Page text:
When The Streak Ended
On the last day of April, 1939, in New York, 601,484 people went through the turnstiles during the opening of the World's Fair as President Roosevelt opened the exhibition. Across town, only 23,712 were at Yankee Stadium as the Washington Senators beat New York 3-2. Lou Gehrig went 0-for-4, dropping his average to .143. No one, not even Gehrig, knew it would be his final game. The Yankees were off the following day, gathering at Grand Central Terminal for the train ride to Detroit. While Gehrig had started the season in a 4-for-28 slump, the talk around the team was of Joe DiMaggio. The 24-year-old outfielder had torn muscles in his right ankle during Saturday's game and was taken, in a wheelchair, from his apartment in the Hotel New Yorker to St. Elizabeth Hospital, near the site of the Yankees' original ballpark. Despite Gehrig's slump, Yankee manager Joe McCarthy didn't expect Gehrig to take himself out of the lineup Tuesday. McCarthy flew to Detroit from Buffalo and saw Gehrig in the lobby of the Book Cadillac Hotel. "Joe, I'd like to talk to you," Gehrig said, according to Arthur E. Patterson's account in the New York Herald Tribune. "Sure thing, Lou. C'mon around the corner here and sit down," McCarthy said. "Joe, I'm not helping this team any," Gehrig said. "I know I look terrible out there. This string of mine doesn't mean a thing to me. It isn't fair to the boys for me to stay in there. Joe, I want you to take me out of the lineup today."
Gehrig's streak had begun June 1, 1925, when he pinch-hit for shortstop Pee Wee Wanniger. Gehrig replaced Wally Pipp at first the following day and went on to smash Everett Scott's record of 1,307 consecutive games played, a streak that ended in 1924. Gehrig wound up with a career average of .340, 493 homers and 1,976 RBIs. He still holds major league records for consecutive seasons playing all of his team's games (13), career grand slams (23), seasons with 400 total bases (5), and American League records for RBIs in a season (184) and seasons scoring 100 or more runs (13).
Gehrig's average had dropped to .295 in 1938 from .354 the previous season. In a July 1938 issue of The Sporting News, Dan Daniel wrote: "Gehrig has been in a long and seemingly hopeless slump. We hope he can rally. But he just can't keep going consistently once he does right himself. It is my conviction that Gehrig is a very tired man."
Gehrig had tears in his eyes when he took the lineup card out with Babe Dahlgren's name on it at first base. At 2,130, the streak had come to an end. "The signs of his approaching fadeout were unmistakable this spring at St. Petersburg, Fla.," James F. Dawson wrote in The New York Times. "I decided last Sunday night on this move," Gehrig said that day. "I haven't been a bit of good to the team since the season started. It would not be fair to the boys, to Joe or to the baseball public for me to try going on. In fact, it would not be fair to myself, and I'm the last consideration. "It's tough to see your mates on base, have a chance to win a ballgame and not be able to do anything about it. McCarthy has been swell about it all the time. He'd let me go until the cows came home, he is that considerate of my feelings, but I knew in Sunday's game that I should get out of there. "I went up there four times with men on base. Once there were two there. A hit would have won the ballgame for the Yankees, but I missed, leaving five stranded, and the Yankees lost. Maybe a rest will do me some good. Maybe it won't. Who knows? Who can tell? I'm just hoping."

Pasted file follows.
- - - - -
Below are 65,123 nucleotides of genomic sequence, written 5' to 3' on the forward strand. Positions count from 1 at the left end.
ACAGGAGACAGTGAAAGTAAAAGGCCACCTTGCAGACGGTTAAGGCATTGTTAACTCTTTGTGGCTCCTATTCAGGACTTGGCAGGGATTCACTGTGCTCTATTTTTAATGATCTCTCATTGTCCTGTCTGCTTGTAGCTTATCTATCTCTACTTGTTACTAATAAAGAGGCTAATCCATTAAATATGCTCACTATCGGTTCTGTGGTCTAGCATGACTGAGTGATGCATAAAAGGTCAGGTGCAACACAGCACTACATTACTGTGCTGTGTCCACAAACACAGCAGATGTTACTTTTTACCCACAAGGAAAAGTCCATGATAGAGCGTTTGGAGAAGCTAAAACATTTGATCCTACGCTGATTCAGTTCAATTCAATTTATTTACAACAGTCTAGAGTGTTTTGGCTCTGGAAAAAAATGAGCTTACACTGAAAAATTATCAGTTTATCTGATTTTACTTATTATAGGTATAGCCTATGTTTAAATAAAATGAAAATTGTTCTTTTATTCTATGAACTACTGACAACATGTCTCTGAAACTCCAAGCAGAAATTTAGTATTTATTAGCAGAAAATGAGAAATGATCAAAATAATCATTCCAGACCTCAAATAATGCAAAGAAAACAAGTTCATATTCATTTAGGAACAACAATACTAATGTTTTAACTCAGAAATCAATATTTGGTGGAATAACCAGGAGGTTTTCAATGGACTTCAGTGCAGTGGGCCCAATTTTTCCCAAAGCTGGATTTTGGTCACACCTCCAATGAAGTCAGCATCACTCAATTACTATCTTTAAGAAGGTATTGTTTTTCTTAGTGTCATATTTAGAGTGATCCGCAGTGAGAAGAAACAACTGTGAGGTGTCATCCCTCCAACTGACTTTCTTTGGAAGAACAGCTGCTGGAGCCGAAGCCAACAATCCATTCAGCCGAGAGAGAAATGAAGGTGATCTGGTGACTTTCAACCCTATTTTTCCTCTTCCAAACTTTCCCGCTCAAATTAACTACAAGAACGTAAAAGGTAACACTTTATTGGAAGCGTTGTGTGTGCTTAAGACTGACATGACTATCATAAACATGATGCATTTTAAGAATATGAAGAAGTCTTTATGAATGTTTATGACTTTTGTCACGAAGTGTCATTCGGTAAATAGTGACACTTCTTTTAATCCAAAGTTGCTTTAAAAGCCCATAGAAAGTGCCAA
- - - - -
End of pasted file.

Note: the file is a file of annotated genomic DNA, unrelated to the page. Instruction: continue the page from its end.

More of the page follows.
It wasn't known yet that Gehrig was suffering from amytrophic lateral sclerosis, would never play in another major league game, and would die June 2, 1941. By July 4, 1939, two months after he came out of the lineup, Gehrig's illness had been diagnosed and he was honored at Yankee Stadium with Lou Gehrig Day.
"Today, I consider myself the luckiest man on the face of the earth," he said in his famous speech. At first, Gehrig's 1938 slump was attributed to lumbago, then to a gall bladder condition. "I just can't understand," Gehrig said the day after the streak ended. "I am not sick. The stomach complaint which was revealed last year in three separate examinations I underwent has been cleared up by observance of a strict diet. My eye is sharp, yet I was not swinging as of old. I reduced the weight of my bat from 36 to 33 ounces, thinking a change might work to my advantage, but it didn't. I went back to the 36 and it was the same."
Teammates thought Gehrig would be back quickly. "They told me he was slumping when I first joined the club, but he's still here," DiMaggio said from his hospital bed. "He never was a spring hitter in my time with the club. I think he'll come around in this warm weather. It's a funny game. The breaks count a lot. Now, if Lou had held off another day, he might have got himself a couple of hits in that game. It's almost a cinch that with the Yankees winning by 22-2 that he would have done something, and it might have pulled himself out of that slump."